Sunday, November 12, 2017

Building a Better Teacher Through VAMs? Not So Fast According to Mark Paige's Book

As a part of my research explorations, I stumbled across a relatively new book published in 2016 about the problems with using value-added measures in teacher evaluations. This book entitled Building a Better Teacher: Understanding Value-Added Models in the Law of Teacher Evaluation is a short and concise read that any administrator who currently encounters the use of value-added data in teacher evaluations should read.

Paige's argument is rather straightforward. Value-added models have statistical flaws and are highly problematic, and should not be used to make high-stakes decisions about educators. Scholars across the board have made clear that are problems with VAMs, enough problems that they should only be used in research and to cautiously draw conclusions about teaching. Later, Paige also provides advice to opponents to using value-added models in teacher education as well. Attempting to challenge the use of value-added models in teacher evaluations through the federal courts may be fruitless. According to Paige:
"At least at the federal level, courts will tolerate an unfair law, so long as it may be constitutional." p. 24
In other words, our courts will allow the use of VAMs in teacher evaluations, even if used unfairly. Instead, Paige encourages action on the legislative side. Educator opponents of VAMs should inform legislators of the many issues with the statistical measures and push for laws that restrict their use. In states with teacher unions, he encourages teachers to use the collective bargaining process to ensure that VAMs are not used unwisely.

Throughout Paige's short read, there are reviews of legal cases that have developed around the use of VAMs to determine teacher effectiveness and lots of information about the negative consequences of this practice.

Here are some key points from chapter 1 of Mark Paige's book Building a Better Teacher: Understanding Value-Added Models in the Law of Teacher Evaluation.

  • VAMs are statistical models that attempt to estimate a teacher's contribution to student achievement.
  • There are at least (6) different VAMs, each with relative strengths and weaknesses.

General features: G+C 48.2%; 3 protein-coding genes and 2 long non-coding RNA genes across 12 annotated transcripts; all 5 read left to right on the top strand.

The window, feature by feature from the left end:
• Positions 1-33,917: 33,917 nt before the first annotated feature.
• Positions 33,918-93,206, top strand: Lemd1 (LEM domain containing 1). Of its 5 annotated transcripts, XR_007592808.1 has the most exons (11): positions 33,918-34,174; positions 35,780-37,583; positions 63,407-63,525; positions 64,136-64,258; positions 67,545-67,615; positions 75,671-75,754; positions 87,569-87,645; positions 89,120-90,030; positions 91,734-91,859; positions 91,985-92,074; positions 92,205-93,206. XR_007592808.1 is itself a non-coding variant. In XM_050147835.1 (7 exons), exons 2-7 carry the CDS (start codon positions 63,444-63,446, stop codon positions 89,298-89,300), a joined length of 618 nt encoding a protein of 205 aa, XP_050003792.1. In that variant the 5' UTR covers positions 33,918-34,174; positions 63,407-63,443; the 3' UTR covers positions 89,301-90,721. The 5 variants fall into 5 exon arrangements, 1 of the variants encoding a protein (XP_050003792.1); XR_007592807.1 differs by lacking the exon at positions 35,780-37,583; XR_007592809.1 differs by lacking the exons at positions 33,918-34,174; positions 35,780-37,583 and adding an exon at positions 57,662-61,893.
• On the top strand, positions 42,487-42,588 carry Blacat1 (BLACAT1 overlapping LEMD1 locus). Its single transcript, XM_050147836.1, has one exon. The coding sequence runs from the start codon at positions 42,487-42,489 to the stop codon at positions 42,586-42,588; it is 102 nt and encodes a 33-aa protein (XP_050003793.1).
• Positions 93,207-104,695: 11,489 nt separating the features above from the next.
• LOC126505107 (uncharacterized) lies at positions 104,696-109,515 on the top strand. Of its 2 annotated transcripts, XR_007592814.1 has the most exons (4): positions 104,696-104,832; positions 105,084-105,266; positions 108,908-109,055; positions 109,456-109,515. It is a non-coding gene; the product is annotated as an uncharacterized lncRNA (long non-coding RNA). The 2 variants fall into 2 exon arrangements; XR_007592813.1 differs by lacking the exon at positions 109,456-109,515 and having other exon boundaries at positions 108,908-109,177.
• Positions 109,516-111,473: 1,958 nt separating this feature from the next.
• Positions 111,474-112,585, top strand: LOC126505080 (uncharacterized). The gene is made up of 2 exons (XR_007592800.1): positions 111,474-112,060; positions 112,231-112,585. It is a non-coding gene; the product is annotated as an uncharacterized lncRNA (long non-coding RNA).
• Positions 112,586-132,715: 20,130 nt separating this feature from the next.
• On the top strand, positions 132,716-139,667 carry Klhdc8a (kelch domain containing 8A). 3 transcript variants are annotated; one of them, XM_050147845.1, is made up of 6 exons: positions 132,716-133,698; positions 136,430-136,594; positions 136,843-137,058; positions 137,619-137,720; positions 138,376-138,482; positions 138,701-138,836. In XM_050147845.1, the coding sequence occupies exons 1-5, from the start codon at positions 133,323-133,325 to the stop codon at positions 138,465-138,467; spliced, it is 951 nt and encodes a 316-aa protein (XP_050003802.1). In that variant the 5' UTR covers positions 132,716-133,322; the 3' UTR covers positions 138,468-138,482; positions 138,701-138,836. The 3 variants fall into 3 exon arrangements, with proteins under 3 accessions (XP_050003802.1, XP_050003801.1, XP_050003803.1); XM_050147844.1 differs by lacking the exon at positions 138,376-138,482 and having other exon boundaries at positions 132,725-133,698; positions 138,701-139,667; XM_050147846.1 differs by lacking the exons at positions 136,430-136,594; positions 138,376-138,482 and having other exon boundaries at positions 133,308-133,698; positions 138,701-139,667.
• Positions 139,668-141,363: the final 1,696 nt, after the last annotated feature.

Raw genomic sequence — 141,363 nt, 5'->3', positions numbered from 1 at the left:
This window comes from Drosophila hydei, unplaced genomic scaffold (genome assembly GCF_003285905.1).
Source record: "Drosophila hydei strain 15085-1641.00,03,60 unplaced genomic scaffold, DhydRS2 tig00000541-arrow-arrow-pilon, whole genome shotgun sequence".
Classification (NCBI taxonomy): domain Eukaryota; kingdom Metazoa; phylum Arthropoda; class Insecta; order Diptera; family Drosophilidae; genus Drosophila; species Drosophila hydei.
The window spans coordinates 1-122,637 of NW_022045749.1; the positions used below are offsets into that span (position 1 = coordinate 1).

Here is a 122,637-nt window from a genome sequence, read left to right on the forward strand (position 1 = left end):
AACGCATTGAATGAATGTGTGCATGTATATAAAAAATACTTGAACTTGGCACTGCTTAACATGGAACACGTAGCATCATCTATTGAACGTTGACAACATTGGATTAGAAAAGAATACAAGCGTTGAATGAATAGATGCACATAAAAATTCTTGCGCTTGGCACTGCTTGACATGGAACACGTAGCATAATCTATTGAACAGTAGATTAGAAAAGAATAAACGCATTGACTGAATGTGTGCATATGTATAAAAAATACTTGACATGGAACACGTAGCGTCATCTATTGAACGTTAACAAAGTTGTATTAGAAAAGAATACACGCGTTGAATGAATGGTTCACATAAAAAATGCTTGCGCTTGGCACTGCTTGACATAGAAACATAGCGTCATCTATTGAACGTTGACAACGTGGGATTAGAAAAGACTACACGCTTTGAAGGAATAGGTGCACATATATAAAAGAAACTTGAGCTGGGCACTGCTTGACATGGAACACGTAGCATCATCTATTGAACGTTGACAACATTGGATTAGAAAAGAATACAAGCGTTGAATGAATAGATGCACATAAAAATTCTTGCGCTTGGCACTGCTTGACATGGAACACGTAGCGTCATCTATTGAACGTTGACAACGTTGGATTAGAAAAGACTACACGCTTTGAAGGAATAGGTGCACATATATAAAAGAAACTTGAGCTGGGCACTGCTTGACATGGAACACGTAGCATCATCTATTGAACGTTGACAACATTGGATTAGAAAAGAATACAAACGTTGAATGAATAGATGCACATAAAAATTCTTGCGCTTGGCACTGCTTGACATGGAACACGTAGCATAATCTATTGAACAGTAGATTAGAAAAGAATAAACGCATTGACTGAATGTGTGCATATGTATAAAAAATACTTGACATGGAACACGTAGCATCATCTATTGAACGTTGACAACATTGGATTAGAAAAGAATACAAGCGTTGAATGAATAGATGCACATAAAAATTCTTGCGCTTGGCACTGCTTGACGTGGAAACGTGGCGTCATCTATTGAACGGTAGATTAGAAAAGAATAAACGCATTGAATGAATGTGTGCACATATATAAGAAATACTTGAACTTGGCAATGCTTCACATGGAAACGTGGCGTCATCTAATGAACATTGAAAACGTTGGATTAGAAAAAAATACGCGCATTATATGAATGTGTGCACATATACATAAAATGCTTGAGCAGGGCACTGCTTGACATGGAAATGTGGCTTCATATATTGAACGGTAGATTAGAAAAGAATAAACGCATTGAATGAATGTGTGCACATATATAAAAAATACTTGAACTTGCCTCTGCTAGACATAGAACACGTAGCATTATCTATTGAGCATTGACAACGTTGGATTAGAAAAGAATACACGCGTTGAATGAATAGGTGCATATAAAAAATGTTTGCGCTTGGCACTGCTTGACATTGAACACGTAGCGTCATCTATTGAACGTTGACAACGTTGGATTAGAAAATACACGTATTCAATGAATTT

• VAMs rely heavily on standardized tests to assess student achievement.
  • VAMs have been criticized on a number of grounds as offending various statistical principles that ensure accuracy. Scholars have noted that VAMs are biased and unstable, for example.
  • VAMs originated in the field of economics as a means to improve efficiency and productivity.
  • The American Statistical Association has cautioned against using VAMs in making causal conclusions between a teacher's instruction and a student's achievement as measured on standardized tests.
  • VAMS raise numerous nontechnical issues that are potentially problematic to the health of a school or learning climate. These include the narrowing of curriculum offerings and a negative impact on workforce morale.
Throughout his book, Paige offers numerous key points that should allow one to pause and interrogate the practice of using VAMs to determine teacher effectiveness.

Using VAMs to Determine Teacher Effectiveness: Turning Schools into Test Result Production Factories

"But VAMs have fatal shortcomings. The chief complaint: they are statistically flawed. VAMs are unreliable, producing a wide range of ratings for the same teacher. VAMs do not provide any information about what instructional practices lead to particular results. This complicates efforts to improve teacher quality; many teachers and administrators are left wondering how and why their performance shifted so drastically, yet their teaching methods remained the same." Mark Paige, Building a Better Teacher: Understanding Value-Added Models in the Law of Teacher Evaluation
Mark Paige's book is a quick, simple view regarding the problems with using value-added models as a part of teacher evaluations. As he points out, the statistical flaws are a fatal shortcoming to using them to definitively settle the questions regarding whether a teacher is effective. In his book, he points to two examples of teachers where those ratings fluctuated widely. When you have a teacher who rates "most effective" to "not effective" within a single year, especially when that teacher used the same methods with similar students, there should be a pause of question and interrogation.

Now, the VAM proponents would immediately diagnose the situation thus, "It is rather obvious that the teacher did not meet the needs of students where they are." What is wrong with the logic of this argument? On the surface, arguing that the teacher failed to "differentiate" makes sense. But, if there exists "universal teaching methods and strategies" that foster student learning no matter the context, then what would explain the difference? The real danger of using VAMs in the manner suggested by the logic of "differentiation" invalidates the idea that there are universally, research-based practices to which teachers can turn in improving student outcomes. What's worse, teaching becomes a game of pursuit every single year, where the teacher simply seeks out, not necessarily the best methods for producing learning of value, but instead, becomes, in effective a chaser of test results. Ultimately, the school becomes a place where teachers are simply production workers whose job is to produce acceptable test results, in this case, acceptable VAM results.

The American Statistical Association has made it clear. VAMs do not predict "causation." They predict correlation. To conclude that "what the teacher did" is the sole cause of test results is to ignore a whole world of other possibilities and factors that has a hand in causing those test results. Administrators should be open to the possibility that VAMs do not definitively determine a teacher's effectiveness.